Families

How to Help Your Kids Be Thankful

10 tips to replace common whining with gratitude.

Janel Breitenstein

Does your family have a whiner?

My second child, who is 5 years old, has managed to bring whining to an art form. We could wander into Willy Wonka’s Chocolate Factory and find his friends, his grandparents, his favorite video games, and a Chuck E. Cheese inside, but my son would have no problem finding something that was not quite up to his expectations.

Another mom asked me recently if we had a whining and ingratitude issue in our family like she does in hers. Uh, definitely. But to tell the truth, my second-born isn’t the only one in our family who has a problem with ungratefulness and complaining.

Unfortunately, I have to wonder how much of it he’s caught from his mother. It’s not something you’d see unless you lived with me. This is more of an x-ray issue. You’d see my problem if you saw my heart.

Choosing to Thank God Instead of Complain

Recently, I read a book titled “One Thousand Gifts,” by Ann Voskamp. A mother of six, Ann found herself transformed by a challenge to list one thousand things for which she’s thankful. So I pulled out a spiral notebook and got started writing my own list.

Here’s what I didn’t anticipate: The process of combing the day for things I’m thankful for is replacing my old way of seeing the world. It turns my eyes from all the things that aren’t going my way — even from the discouragement of legitimate problems — to the gifts God keeps piling up, just dumping them in stacks and stacks into my life.

In essence, it helps me choose joy.

Refusing to complain is a good discipline for my mouth. But to transform my heart, God actually replaced my complaining by helping me see His goodness and worship Him for it.

As I thought about cultivating the ground for the gratitude God wants to grow in my kids’ hearts, I was grateful for some of Ann’s suggestions. As part of your daily routine, she suggests, cover a window one sticky note at a time with things for which your kids are thankful. We covered a huge picture in the kitchen. The non-writers got help or drew pictures.

Another of Ann’s suggestions is to help children start thankfulness journals of their own. We started one at the beginning of the new school year. I have talked my 7-year-old down from his initial well-intentioned goal of 1 billion items, and he is now going for a hundred items for which he’s grateful.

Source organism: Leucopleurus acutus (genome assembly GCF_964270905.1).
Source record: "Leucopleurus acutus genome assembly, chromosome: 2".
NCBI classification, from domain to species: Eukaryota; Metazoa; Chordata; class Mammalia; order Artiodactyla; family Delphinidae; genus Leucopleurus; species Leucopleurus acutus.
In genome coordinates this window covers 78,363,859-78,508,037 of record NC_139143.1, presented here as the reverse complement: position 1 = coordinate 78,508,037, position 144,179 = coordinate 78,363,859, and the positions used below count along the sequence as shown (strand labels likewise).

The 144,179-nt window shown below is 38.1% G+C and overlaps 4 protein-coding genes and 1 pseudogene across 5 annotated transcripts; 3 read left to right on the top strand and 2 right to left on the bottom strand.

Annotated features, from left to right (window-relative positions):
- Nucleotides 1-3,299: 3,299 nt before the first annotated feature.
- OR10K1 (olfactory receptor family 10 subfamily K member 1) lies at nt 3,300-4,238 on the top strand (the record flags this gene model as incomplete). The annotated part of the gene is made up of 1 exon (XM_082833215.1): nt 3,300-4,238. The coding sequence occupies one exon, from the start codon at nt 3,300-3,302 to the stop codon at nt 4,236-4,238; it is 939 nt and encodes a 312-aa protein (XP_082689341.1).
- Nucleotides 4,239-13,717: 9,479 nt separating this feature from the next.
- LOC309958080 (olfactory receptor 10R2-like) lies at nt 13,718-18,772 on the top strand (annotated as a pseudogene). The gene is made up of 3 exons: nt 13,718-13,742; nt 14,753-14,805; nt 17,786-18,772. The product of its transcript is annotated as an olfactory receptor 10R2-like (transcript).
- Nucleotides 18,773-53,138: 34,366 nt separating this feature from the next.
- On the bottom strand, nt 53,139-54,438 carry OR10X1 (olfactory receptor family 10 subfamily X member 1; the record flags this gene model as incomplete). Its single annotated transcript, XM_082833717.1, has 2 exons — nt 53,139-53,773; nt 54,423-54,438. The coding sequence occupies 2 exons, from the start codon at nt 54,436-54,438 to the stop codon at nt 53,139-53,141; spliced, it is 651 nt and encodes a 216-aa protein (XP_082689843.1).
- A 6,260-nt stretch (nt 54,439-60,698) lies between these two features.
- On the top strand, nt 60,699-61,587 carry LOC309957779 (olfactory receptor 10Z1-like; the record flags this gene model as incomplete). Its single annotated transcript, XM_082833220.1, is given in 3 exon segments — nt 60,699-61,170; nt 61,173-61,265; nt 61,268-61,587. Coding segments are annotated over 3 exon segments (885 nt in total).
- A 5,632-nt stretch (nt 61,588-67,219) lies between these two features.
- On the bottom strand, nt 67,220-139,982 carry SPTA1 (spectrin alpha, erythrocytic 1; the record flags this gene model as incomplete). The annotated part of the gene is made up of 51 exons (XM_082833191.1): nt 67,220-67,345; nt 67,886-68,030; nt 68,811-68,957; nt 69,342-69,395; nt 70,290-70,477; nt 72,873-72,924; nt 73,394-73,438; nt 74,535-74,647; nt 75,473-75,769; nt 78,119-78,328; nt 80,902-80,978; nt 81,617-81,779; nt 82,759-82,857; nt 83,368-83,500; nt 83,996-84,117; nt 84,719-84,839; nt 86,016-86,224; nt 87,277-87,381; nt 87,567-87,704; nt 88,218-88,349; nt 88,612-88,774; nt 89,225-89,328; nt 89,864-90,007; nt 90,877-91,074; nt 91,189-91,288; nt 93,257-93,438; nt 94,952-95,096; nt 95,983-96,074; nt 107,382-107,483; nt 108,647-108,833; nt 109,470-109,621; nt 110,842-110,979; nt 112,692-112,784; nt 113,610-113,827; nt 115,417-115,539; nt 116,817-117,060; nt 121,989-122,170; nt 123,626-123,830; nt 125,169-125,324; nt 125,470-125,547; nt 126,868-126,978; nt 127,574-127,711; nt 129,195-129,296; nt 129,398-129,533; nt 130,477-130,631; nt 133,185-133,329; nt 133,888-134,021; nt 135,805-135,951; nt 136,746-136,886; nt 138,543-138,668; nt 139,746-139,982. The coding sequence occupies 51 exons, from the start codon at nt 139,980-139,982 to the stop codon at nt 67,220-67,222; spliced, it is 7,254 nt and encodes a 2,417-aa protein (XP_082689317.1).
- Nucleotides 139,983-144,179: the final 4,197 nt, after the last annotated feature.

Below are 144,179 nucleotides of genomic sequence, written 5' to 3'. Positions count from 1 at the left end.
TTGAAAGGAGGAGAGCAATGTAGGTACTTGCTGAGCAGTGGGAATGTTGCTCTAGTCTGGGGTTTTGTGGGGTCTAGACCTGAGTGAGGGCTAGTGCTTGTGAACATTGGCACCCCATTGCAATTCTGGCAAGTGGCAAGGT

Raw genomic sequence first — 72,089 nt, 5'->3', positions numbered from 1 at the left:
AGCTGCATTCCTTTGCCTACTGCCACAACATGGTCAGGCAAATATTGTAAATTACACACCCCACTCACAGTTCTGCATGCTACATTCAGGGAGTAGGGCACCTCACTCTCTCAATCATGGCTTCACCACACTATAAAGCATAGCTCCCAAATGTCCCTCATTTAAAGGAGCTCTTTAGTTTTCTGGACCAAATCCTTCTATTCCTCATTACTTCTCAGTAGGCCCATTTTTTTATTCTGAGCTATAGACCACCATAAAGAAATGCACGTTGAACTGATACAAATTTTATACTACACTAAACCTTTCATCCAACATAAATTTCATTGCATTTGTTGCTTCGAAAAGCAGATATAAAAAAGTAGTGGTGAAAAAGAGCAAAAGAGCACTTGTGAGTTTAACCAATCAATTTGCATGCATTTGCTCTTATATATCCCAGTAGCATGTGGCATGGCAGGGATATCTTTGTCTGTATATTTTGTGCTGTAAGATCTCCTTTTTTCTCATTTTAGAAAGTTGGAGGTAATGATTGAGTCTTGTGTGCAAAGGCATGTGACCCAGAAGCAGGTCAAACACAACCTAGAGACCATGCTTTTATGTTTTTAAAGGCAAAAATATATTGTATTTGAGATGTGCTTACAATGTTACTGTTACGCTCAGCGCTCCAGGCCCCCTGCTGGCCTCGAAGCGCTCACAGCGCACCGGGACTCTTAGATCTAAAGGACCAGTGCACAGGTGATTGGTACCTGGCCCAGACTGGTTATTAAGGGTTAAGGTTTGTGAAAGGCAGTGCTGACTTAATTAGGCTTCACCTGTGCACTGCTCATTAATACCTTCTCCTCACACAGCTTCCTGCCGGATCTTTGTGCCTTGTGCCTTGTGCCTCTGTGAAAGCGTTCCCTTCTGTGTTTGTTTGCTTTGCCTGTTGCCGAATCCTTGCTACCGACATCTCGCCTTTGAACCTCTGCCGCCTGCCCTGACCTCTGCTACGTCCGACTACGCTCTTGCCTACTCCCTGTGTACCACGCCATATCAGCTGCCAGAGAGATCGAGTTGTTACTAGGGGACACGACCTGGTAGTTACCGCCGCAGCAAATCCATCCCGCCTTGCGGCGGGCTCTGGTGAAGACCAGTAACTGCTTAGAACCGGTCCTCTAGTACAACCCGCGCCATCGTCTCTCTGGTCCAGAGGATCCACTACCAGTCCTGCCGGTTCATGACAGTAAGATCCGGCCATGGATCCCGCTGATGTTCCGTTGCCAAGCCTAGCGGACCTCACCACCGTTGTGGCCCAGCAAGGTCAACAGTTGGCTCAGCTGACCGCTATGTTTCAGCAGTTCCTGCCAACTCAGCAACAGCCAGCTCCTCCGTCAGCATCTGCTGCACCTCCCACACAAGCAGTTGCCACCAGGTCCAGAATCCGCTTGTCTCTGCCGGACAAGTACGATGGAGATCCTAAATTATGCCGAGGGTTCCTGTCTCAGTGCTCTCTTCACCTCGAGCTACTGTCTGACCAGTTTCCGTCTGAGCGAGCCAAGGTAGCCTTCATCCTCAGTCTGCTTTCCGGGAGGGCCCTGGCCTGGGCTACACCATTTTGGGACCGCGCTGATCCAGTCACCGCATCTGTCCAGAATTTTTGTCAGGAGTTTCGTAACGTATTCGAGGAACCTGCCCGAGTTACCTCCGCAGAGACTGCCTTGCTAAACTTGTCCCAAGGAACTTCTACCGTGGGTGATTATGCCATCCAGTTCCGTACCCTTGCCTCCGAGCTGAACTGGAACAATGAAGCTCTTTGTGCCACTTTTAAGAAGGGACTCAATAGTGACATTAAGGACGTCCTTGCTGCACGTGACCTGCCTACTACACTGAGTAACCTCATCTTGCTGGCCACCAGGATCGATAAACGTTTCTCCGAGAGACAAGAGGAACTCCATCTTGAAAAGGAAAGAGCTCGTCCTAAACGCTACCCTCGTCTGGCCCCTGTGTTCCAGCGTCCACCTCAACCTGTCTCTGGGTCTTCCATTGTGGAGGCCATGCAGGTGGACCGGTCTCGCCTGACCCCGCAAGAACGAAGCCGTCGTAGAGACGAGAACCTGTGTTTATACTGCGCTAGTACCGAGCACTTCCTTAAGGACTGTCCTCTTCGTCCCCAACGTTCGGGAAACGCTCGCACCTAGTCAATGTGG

On that note, here are a few other ideas to help replace whining with thankfulness.

Practical Ways to Cultivate Thankfulness

1. When Your Child Begins the Whining Wind-Up, Talk About His or Her Heart

“Right now, I think you’re being tempted to focus on what you want. I need you to take your focus off your circumstances and desires. I want you to choose to focus on how big God is and the blessings He’s giving you right now, this instant. Can you stop and think of three good things He’s giving you right now? Then I’ll hear what you have to say to me in a calm voice.”

2. Talk About Things You’re Thankful For

Do this out loud and frequently about things big and small.

3. Be Consistent With a Zero-Tolerance Policy on Whining

Make the consequences known, and follow through swiftly when your child complains.

4. Let Your Kids See You Thanking Others

Let them see you thanking waitresses, cleaning staff, Sunday school teachers and other “unseen” helpers. Prompt them quietly to thank people who serve them. Make thank-you notes a normal project in your home.

5. Do Not, I Repeat, Do Not Give Your Children Anything They Ask for in a Whining Voice

Author Ginger Plowman allows her children to come back two minutes after whining and offer the request again, the polite way.

6.  Don’t Pick up Your Children Until They Quit Whining

This is a tip I learned from my aunt. Otherwise, I might be teaching them that they can get picked up if they whine. Instead, this reinforces self-control and self-soothing. Keep in mind that whining is different from crying.

7. When You’re Driving, Set a Thankfulness Challenge

See if together you can think of 50 things to be thankful for before you get to swimming lessons, or 25 things before you get to the library.

8. Expose Your Kids to the Realities of Life in Other Parts of the World

Sites like compassion.com are great for giving kids a window outside of the wealthy bubble of our culture. You can also request their free magazine for kids and receive their prayer calendar every month.

9. Read Some Books on Thankfulness Together

Like Barbara Rainey’s “Growing Together in Gratitude.” Talk specifically with your kids about how this relates to whining and complaining. Read picture books that talk about kids dealing with poverty and how we can respond with generosity. Pray for the real kids living in those realities, and thank God for the comforts you enjoy.

10. Memorize Some Scriptures About Gratitude Together

Small rewards may help. Some to start with: Psalm 16:5-11, Psalm 100 and 1 Thessalonians 5:16-18.

Your turn. Please help those of us caught in the drama of whining! What practical tips do you have to stomp out whining and cultivate contentment? Leave your suggestions in the comment section below.

Next Step:

Check out these resources for more hands-on parenting tips.
 


This article originally appeared in MomLife Today, FamilyLife's blog for moms.

© 2011 FamilyLife. All rights reserved. Adapted with permission. For more helpful information on strengthening your marriage and family, please visit www.familylife.com.

©1994-2019 Cru. All Rights Reserved.